Nutrition plays a vital role in brain function and staying sharp into the golden years. Personally, my husband is going through medical school, which is like a daily mental marathon. Like any good wife, I am always looking for things that will boost his memory fortitude so he does his best in school.

            But you don’t have to be a med student to appreciate better brainiac brilliance. If you combine certain foods with good hydration, proper sleep and exercise, you may just rival Einstein and have a great memory in no time.

            I’m going to reveal the list of foods coming out of the kitchen that can improve your memory and make you smarter.

            Here are 12 best brain foods that improve memory:

            1. Nuts

            The American Journal of Epidemiology published a study linking higher intakes of vitamin E with the prevention on cognitive decline.[1]

            Nuts like walnuts and almonds (along with other great foods like avocados) are a great source of vitamin E.

            Cashews and sunflower seeds also contain an amino acid that reduces stress by boosting serotonin levels.

            Walnuts even resemble the brain, just in case you forget the correlation, and are a great source of omega 3 fatty acids, which also improve your mental magnitude.

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            2. Blueberries

            Shown in studies at Tuffs University to benefit both short-term memory and coordination, blueberries pack quite a punch in a tiny blue package.[2]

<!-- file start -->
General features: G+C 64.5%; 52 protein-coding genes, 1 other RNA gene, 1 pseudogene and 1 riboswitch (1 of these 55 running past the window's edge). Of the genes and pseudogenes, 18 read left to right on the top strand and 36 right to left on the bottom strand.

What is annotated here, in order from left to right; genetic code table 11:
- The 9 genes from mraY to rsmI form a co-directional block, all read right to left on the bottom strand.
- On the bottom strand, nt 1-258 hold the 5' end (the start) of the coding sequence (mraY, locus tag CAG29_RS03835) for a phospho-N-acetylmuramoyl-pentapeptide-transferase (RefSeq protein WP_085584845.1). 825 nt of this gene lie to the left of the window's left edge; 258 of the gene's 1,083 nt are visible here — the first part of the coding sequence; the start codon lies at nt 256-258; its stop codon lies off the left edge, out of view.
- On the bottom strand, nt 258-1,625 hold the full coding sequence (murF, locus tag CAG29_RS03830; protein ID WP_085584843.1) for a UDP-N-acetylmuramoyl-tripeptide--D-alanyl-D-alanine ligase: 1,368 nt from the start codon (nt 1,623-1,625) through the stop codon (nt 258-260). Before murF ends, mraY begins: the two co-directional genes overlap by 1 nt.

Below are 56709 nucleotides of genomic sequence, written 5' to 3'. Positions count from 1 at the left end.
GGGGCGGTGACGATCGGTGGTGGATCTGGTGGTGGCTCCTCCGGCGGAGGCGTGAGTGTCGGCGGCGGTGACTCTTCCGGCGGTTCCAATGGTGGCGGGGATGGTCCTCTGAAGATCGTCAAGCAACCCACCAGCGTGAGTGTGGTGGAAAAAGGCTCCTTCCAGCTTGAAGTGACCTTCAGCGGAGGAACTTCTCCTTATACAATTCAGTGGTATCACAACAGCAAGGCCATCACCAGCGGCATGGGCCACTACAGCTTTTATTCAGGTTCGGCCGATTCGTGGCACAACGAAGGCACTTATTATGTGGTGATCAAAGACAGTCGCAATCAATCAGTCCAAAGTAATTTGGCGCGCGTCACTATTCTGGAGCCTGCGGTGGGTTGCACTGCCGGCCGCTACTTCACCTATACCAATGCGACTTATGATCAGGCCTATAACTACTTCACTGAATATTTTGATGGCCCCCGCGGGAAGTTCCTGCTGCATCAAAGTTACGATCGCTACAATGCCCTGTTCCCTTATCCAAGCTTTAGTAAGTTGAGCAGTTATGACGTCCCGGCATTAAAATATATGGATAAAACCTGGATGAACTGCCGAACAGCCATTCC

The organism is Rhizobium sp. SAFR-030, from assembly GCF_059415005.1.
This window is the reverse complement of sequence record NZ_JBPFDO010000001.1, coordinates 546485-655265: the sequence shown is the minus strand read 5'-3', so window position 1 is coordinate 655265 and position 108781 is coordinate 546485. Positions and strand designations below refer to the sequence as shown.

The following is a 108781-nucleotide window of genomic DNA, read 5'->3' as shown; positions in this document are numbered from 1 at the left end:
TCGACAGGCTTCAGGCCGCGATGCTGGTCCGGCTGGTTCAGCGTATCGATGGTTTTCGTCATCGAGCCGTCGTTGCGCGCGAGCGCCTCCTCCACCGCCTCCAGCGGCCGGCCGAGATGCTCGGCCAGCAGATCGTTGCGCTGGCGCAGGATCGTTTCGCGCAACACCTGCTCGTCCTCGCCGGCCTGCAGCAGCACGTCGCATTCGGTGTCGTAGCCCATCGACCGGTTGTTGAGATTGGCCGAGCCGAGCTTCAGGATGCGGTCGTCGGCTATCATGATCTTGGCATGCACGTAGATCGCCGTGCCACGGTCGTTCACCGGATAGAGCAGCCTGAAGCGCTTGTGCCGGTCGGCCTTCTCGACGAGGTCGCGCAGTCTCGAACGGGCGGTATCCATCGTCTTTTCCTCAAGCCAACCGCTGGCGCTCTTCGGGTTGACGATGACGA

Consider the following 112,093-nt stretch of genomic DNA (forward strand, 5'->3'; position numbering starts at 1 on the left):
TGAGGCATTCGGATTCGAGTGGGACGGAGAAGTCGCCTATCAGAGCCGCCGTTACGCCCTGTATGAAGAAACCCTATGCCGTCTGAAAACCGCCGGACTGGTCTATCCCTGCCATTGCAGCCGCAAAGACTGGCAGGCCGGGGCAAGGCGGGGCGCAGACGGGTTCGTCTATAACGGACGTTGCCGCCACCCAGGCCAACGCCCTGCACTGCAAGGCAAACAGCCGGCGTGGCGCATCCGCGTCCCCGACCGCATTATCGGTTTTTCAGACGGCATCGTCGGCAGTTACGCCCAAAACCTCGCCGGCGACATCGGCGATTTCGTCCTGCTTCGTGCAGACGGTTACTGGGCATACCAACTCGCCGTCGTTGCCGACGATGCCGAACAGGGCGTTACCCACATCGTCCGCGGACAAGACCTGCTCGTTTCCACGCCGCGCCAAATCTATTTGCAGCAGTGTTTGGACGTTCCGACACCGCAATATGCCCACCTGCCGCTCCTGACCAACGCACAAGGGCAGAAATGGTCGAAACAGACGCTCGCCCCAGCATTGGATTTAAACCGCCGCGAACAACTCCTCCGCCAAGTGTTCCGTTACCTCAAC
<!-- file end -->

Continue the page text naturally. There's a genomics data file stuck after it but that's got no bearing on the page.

When compared to other fruits and veggies, blueberries were found to have the highest amount of antioxidants (especially flavonoids), but strawberries, raspberries, and blackberries are also full of brain benefits.

            3. Tomatoes

            Tomatoes are packed full of the antioxidant lycopene, which has shown to help protect against free-radical damage most notably seen in dementia patients.

            4. Broccoli

            While all green veggies are important and rich in antioxidants and vitamin C, broccoli is a superfood even among these healthy choices.

            Since your brain uses so much fuel (it’s only 3% of your body weight but uses up to 17% of your energy), it is more vulnerable to free-radical damage and antioxidants help eliminate this threat.

            Broccoli is packed full of antioxidants, is well-known as a powerful cancer fighter and is also full of vitamin K, which is known to enhance cognitive function.

            5. Foods Rich in Essential Fatty Acids

            Your brain is the fattest organ (not counting the skin) in the human body, and is composed of 60% fat. That means that your brain needs essential fatty acids like DHA and EPA to repair and build up synapses associated with memory.

            The body does not naturally produce essential fatty acids so we must get them in our diet.

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            Eggs, flax, and oily fish like salmon, sardines, mackerel and herring are great natural sources of these powerful fatty acids. Eggs also contain choline, which is a necessary building block for the neurotransmitter acetylcholine, to help you recall information and concentrate.

            6. Soy

            Soy, along with many other whole foods mentioned here, are full of proteins that trigger neurotransmitters associated with memory.

            Soy protein isolate is a concentrated form of the protein that can be found in powder, liquid, or supplement form.

            Soy is valuable for improving memory and mental flexibility, so pour soy milk over your cereal and enjoy the benefits.